It's not entirely blind as is demonstrated by the price history and the similar histories of semiconductor and solar cell prices. That isn't to say that there can't be price shocks or material shortages, but there are quite a few politically and economically motivated naysayers.

> people saying "we'll discover new oilfields or technology will unlock previously inaccessible ones."

To be fair, it's what has been happening so far. Of course it'll stop one day. Also I think oil major are aware of the fact, that's why some of them are investing in renewables (like bio-fuels).

Perhaps because renewables wouldn't have gotten started if it weren't for subsidies. Was that the right move? Perhaps it was. Seems that way for Wind Power.

I think the issue with cobalt is that it's produced as a consequence of extraction the copper it occurs with. Meaning no primary ores exist. Some other metals like nickle are also mined as secondary minerals but the current supply dwarfs the amount needed for batteries.

Counter example lithium comes from primary sources. If demand goes up we'll just increase extraction and or bring new sources online.

You're counting on an inelastic demand for Cobalt. The reality is that every single BEV maker is looking to reduce its cobalt demand. To assume that the innovators in this innovative field are not innovating is not a safe assumption.

Someone said Musk tweeted a while back that future batteries would be cobalt free.

https://twitter.com/elonmusk/status/1006968985760366592 (Elon Musk: "We use less than 3% cobalt in our batteries & will use none in next gen")

Thanks couldn't find it

Low cobalt content in their battery design is one of the Tesla industry advantages currently, and as mentioned in another comment here Elon has already said they'll need no cobalt in the near future.

Is that actually a Tesla advantage?

Panasonic manufacture the cells, do they not own the ip etc?

I suppose its a current Tesla advantage, Panasonic are signing contracts with other manufacturers though, so it isn't really a defensible moat.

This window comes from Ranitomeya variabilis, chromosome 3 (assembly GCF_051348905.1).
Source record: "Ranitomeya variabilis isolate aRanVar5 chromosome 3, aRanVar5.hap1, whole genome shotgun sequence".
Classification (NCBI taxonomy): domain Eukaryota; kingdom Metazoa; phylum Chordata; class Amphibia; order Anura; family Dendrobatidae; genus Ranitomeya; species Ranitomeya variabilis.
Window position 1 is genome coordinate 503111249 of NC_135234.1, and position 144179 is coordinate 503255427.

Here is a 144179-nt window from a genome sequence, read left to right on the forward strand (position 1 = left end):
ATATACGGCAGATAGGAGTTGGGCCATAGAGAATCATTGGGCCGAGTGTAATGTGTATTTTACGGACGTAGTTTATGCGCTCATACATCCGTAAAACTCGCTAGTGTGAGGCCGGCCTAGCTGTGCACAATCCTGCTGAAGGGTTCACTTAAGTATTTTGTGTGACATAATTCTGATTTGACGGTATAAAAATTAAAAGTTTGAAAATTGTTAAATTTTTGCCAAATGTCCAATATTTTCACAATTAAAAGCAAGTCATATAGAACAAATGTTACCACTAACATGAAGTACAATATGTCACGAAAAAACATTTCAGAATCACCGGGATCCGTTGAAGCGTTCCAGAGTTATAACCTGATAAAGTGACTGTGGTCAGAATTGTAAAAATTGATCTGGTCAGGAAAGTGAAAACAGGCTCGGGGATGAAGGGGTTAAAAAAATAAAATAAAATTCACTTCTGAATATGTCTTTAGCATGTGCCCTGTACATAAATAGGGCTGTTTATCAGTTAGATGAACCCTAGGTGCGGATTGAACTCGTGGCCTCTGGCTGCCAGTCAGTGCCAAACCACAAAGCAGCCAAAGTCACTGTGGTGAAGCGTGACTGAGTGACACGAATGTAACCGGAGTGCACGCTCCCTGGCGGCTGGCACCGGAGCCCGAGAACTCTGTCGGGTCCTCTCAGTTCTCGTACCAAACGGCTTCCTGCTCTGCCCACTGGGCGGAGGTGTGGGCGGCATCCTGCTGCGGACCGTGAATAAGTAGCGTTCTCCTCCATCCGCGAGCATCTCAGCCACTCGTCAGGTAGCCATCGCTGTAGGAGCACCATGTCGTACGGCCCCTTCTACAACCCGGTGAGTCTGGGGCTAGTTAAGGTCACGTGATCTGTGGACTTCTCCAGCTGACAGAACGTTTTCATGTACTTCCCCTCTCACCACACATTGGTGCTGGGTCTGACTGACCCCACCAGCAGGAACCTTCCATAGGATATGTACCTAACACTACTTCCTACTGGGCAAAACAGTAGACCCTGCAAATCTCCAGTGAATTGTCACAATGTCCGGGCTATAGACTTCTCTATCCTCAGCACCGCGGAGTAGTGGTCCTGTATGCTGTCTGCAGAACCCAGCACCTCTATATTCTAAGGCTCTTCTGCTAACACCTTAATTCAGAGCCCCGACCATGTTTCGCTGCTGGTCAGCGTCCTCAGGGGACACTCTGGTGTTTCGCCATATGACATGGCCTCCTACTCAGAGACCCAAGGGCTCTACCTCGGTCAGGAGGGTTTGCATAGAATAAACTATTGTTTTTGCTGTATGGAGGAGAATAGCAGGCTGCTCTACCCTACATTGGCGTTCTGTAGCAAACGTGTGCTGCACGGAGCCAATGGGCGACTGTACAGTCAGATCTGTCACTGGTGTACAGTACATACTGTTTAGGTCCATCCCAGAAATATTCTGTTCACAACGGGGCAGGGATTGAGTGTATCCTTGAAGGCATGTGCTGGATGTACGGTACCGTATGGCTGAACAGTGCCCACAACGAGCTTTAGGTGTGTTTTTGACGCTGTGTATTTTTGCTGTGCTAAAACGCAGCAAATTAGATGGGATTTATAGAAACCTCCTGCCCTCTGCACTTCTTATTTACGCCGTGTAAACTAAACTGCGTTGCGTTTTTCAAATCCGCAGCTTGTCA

The chemistry is actually specified by Tesla, not by Panasonic. It is specific to them. How much of an advantage is it? That remains to be seen, but given the efficiency wins of Tesla over its competitors this year, it seems defensible.

For how long, who knows, but Tesla has a battery advantage today with their NCA cells using substantially less cobalt than the ubiquitous NCM cells competitors use. [1]

I don't think any advantage in battery tech today could possibly hold for another 5-10 years considering how much competition and active research there is. We hear about major battery breakthroughs in the news every few months, presumably some of these will reach consumers in the coming decades.

[1] https://static.seekingalpha.com/uploads/2018/10/18/1580111-1...

Well Tesla is doing its own research as well plus what I have read Tesla is always on the lookout for any viable improvement in battery tech. They just bought a startup that would improve its batteries

The Panasonic/Tesla relationship breaks down to:

* Tesla chemistry, pack design, and use.

* Panasonic manufacturing equipment and expertise.

I don't think Tesla is unassailable here, but they do have a significant head start.

A tweet from Elon a while back said the next-generation of Tesla batteries will contain no Cobalt.

And as we all know, Elon's tweets are the gold standard of reliable forward-looking information. /s

Interesting that we are already well below the predicted cost per kWh of one report[1] from 2012 that projected a price of EUR250 in 2020; according to the bnef article that price was crossed between 2016 and 2017. The 2012 article used a 14% rather than 18% reduction per doubling of capacity that the BNEF article is using.

1: https://www.researchgate.net/publication/225025651_Competiti...

You can buy Samsung INR18650-30Q (top of the line) off aliexpress in bulk for about $3 a piece. It's about 11 Wh.

You'd need 90 of these batteries to make a 1kWh pack, costing $270. Obviously this does not include casing, assembly, and BMS (battery management system), but that's an inexpensive (probably 10%) overhead.

Buying in "super bulk" and "from alibaba" would probably be even cheaper, and would probably approach $176/kWh.

edit: Check out Jehu Garcia on youtube if interested (no affiliation).

Is there anyway to confirm they are legit Samsung cells? Batteries seem too ripe for counterfeits.

Two options:

- Sort by orders. If seller has sold the most, probably a reliable seller.

- Buy a handful (or samples) first (you can ask seller that you need samples first), and test their capacity (using e.g., a good charger, I have Zanflare C4). The model I mentioned should have 3Ah (or 3000Ah). If confirmed, those are legit cells.

Plus the first order is the least likely to contain bad cells because you’re doing QA.

Correction: 3Ah or 3000mAh.

>$62/kWh by 2030